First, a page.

The plea bargain that the Justice Ministry has signed with Rabbi Yoshiyahu Pinto is worrisome and raises serious concerns about the steadfastness of the rule of law in Israel. The deal calls for Pinto to get a maximum of a year in prison in return for admitting he had given hundreds of thousands of shekels in bribes to Israel Police Brig. Gen. Efraim Bracha, and his agreement to be a state’s witness in the trial of former Lahav 433 commander Maj. Gen. (ret.) Menashe Arviv.
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Nine months ago the state prosecution informed Pinto’s attorneys that it planned to file an indictment against him for several alleged crimes, among them paying bribes to police officers, using halakhic (Jewish legal) threats to intimidate witnesses, and threatening a senior police officer. On the eve of Attorney General Yehuda Weinstein’s planned announcement of the indictment, Pinto’s attorneys came to Weinstein and told him that the rabbi had incriminating information about a very senior police officer (Arviv). They asked Weinstein to delay the announcement in return for giving him the information.
Over the strenuous objections of then-State Prosecutor Moshe Lador, Weinstein decided to accept the offer, and subsequently Pinto supplied information about various benefits Arviv had allegedly received from him and his adherents. The contacts between Pinto’s lawyers and the attorney general and top prosecutors lasted several months, even though Arviv resigned from the Israel Police, and the end result was this controversial plea agreement.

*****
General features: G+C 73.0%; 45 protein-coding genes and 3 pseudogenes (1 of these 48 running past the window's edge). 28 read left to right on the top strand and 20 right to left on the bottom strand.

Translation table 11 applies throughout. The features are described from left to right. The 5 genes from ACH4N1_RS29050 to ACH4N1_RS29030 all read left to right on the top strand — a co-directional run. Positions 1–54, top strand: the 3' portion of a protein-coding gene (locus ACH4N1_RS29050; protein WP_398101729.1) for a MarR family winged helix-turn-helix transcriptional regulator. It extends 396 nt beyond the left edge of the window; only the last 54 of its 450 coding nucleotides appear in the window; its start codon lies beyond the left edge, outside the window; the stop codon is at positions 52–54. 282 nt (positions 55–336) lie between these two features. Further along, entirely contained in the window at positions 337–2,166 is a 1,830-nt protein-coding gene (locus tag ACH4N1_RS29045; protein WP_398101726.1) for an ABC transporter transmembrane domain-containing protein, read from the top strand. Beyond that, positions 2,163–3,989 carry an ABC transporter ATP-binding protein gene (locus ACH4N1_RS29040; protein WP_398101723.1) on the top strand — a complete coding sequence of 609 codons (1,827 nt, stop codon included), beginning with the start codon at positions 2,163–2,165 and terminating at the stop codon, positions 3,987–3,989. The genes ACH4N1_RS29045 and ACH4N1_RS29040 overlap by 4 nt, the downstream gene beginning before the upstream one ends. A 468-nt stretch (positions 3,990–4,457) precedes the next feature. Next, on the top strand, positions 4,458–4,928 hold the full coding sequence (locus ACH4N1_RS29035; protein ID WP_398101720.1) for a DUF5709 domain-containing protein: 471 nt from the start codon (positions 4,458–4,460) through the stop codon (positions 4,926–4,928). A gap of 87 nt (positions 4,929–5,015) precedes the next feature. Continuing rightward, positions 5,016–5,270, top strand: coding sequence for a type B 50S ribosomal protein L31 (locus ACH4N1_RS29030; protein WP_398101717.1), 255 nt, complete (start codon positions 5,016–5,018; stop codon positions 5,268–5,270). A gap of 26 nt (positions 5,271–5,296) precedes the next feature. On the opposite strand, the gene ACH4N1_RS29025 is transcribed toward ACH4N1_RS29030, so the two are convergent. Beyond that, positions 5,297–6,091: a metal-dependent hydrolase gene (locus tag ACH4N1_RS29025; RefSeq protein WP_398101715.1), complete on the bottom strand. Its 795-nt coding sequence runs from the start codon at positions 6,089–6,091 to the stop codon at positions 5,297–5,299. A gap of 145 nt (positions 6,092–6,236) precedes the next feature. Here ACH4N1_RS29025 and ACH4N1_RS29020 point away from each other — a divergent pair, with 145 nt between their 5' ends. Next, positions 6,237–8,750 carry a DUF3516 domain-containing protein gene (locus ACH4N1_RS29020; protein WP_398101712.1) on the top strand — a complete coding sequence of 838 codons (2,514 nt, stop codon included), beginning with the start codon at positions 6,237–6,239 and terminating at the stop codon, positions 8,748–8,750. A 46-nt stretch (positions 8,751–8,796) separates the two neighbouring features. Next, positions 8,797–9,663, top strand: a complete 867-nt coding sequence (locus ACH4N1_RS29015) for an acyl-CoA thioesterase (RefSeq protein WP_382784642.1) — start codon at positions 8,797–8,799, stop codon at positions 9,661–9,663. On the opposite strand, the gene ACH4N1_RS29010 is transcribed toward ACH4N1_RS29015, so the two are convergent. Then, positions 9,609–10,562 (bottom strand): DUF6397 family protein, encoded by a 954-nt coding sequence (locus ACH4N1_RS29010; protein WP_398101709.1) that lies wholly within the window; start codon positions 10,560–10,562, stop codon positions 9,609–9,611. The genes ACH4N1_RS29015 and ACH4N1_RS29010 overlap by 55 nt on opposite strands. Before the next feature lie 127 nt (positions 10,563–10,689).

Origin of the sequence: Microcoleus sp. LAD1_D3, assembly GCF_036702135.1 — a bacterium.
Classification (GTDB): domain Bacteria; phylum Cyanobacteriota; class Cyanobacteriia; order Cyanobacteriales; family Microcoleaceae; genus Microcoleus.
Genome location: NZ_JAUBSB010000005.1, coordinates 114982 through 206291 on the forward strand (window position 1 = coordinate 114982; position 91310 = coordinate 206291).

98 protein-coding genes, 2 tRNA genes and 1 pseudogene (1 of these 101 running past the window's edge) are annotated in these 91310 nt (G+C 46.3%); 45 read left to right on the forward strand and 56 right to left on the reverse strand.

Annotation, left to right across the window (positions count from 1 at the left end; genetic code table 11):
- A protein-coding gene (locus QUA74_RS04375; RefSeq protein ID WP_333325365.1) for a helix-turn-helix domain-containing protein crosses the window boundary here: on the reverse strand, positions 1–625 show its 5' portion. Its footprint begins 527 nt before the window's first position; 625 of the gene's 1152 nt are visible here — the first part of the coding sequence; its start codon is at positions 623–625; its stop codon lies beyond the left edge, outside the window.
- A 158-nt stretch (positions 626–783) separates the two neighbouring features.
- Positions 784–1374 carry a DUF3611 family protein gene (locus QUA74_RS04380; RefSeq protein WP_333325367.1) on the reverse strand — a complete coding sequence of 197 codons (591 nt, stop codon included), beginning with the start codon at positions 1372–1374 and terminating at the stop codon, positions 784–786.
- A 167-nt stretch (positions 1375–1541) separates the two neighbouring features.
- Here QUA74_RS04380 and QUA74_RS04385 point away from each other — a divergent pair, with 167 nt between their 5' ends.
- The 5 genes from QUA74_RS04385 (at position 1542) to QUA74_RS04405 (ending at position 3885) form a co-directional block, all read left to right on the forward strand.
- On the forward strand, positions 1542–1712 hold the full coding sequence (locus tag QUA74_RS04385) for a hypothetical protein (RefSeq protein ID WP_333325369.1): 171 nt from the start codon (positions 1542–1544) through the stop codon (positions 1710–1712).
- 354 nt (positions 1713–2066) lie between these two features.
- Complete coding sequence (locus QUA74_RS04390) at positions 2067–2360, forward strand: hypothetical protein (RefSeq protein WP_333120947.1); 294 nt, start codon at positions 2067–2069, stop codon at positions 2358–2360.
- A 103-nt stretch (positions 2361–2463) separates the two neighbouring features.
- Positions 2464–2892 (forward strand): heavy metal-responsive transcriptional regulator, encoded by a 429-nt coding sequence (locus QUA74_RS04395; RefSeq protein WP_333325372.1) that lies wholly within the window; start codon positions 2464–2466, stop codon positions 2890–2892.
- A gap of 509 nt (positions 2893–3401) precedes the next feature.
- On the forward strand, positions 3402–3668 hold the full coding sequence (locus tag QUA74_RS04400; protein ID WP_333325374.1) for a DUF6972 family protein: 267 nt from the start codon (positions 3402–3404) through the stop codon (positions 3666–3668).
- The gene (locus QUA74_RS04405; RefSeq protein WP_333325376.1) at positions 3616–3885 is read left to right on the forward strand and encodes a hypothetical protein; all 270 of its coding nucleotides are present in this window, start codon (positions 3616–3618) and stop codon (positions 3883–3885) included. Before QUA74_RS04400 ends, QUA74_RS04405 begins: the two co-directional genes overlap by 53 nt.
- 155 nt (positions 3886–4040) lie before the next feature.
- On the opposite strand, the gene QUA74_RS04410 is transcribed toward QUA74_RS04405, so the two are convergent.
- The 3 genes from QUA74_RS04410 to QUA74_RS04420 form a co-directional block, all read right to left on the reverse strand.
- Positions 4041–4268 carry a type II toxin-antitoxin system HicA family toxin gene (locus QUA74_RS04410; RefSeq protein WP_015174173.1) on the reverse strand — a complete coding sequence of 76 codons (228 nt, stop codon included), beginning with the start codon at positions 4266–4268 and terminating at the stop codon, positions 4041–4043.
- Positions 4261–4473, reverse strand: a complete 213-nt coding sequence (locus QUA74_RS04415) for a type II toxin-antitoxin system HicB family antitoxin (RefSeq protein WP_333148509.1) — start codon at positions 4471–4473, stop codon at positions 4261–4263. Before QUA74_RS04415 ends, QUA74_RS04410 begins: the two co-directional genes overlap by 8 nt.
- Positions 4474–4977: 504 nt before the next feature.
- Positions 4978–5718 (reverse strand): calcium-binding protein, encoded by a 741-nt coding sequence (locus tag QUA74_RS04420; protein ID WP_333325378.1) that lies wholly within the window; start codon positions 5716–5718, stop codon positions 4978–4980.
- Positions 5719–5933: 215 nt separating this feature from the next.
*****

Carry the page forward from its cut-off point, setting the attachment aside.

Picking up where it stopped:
The sentence the prosecution is requesting for Pinto is very moderate for someone who admits paying hundreds of thousands of shekels in bribes to a senior police official, but that’s not the only thing wrong with the deal. It would behoove the state to put Pinto on trial, so that he would be forced to expose the untoward relationships between his dominion and senior police and government officials, and the deals allegedly made behind closed doors at his facilities in Ashdod and Manhattan. This information will remain hidden under this plea bargain, despite the public interest in having it disclosed.
Coming after the closing of the straw-companies case against Foreign Minister Avigdor Lieberman and the scrapping of the “Bibi-Tours” case, which dealt with the funding of Prime Minister Benjamin Netanyahu’s trips abroad, this plea bargain strengthens the impression that Weinstein cannot deal with government corruption cases effectively. In the battle of wills between him and Pinto, the desired result would have been putting Arviv on trial with no connection to the filing of charges against Pinto. There’s a black flag hovering over this plea bargain, and it would be best if it weren’t implemented. If it is submitted to the court, the court would do well to reject it.